Since his first pilgrimage in 2008, the businessman has made the Haj an annual event, saying his personal and business relationships have improved from a clarity of spirit he attained there.
Sharjah pilgrim's journey changes his life
DUBAI // After his first Hajin 2008, Abdullah al Suwaidi says his life completely turned around.
Relationships with members of his family became stronger, his business improved and he felt as though he had been born again - like everything was "clear inside my heart".
Since that first pilgrimage, the businessman from Sharjah has returned to Mecca to perform the Haj every year, with plans to continue for as long as he is able.
"I feel very happy. My life was changed, so I want to come every year," he said, speaking by telephone from Saudi Arabia. "All of the doors that were locked before were open to me. Everything from my relationships with my wife and family, to my work."
On his first Haj he was accompanied by his wife, and on his second pilgrimage he travelled with his father. Last Friday, Mr al Suwaidi, his brother and five friends left Sharjah in two cars bound for Mecca.
"We woke up early in the morning and left at around 6am, and reached Riyadh at around 7pm that night," he said. "Early the next morning, we left again for Mecca."
Mr al Suwaidi, 54, is one of several thousand pilgrims who travelled from the UAE to Saudi Arabia for the world's largest pilgrimage.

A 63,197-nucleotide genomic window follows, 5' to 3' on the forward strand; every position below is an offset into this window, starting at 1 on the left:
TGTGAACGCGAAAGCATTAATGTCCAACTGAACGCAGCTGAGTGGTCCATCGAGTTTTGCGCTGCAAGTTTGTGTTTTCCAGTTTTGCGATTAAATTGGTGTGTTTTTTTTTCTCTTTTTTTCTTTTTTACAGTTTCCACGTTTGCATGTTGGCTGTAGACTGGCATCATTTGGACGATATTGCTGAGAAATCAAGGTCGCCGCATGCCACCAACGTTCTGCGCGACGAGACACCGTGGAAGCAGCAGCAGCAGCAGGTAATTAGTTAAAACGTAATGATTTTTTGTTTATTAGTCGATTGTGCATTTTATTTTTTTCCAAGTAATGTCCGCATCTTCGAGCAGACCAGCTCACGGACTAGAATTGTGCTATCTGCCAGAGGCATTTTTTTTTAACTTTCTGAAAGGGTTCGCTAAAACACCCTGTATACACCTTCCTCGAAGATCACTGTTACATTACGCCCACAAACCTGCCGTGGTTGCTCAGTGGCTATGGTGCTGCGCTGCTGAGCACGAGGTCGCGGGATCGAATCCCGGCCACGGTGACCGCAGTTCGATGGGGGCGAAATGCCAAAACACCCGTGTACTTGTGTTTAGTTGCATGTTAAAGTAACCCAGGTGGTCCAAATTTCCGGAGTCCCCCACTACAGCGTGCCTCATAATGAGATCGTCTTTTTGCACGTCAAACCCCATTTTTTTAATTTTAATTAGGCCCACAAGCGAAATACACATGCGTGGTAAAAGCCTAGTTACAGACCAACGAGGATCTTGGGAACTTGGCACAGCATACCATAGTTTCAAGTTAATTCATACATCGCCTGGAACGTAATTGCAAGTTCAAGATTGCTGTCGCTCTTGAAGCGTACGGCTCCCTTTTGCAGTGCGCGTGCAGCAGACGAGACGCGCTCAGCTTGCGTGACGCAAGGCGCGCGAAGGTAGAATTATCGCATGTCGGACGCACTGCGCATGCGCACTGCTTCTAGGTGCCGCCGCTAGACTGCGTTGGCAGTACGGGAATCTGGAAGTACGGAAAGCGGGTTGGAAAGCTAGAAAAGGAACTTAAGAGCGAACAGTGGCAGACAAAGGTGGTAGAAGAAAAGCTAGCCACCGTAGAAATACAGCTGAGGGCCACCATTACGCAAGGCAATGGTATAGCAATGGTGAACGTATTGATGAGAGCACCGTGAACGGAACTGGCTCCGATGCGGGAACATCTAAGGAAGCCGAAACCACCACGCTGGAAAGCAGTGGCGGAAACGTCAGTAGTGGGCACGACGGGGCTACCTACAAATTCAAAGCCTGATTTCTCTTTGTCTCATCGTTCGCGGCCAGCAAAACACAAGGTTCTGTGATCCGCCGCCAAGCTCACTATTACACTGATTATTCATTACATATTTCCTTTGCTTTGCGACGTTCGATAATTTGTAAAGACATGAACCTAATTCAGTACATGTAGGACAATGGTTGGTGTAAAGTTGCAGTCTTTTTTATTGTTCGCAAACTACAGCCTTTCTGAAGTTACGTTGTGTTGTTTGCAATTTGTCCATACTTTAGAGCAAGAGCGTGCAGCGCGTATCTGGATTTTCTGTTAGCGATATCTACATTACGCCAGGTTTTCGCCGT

The thousands from the UAE joined more than three million others who converged on Mount Arafat on Monday for the climax of the annual pilgrimage.
Mr al Suwaidi, his brother and friends joined the throngs of white-robed pilgrims who set off before dawn that day en route to the top of the hill also known as Jebel al Rahma, or the Mount of Mercy.
Mr al Suwaidi, a father of five daughters and one son, said he and his friends met many people from the UAE and around the world since arriving for the Haj. "It's so nice to see all of the new faces here in one place," he said.
Dr Mohammed al Kaabi, the director general of the General Authority of Islamic Affairs and Endowments, also known as Awqaf, said yesterday that officials accompanying the UAE mission had worked to address various complaints raised by pilgrims.
"Most complaints centre on crowded accommodation," WAM, the state news agency, reported him saying. "The committees at the Haj mission provided suitable alternative places to them."
Mohammed al Mazrouei, the head of the UAE mission, said the pilgrims from the UAE were safe and well.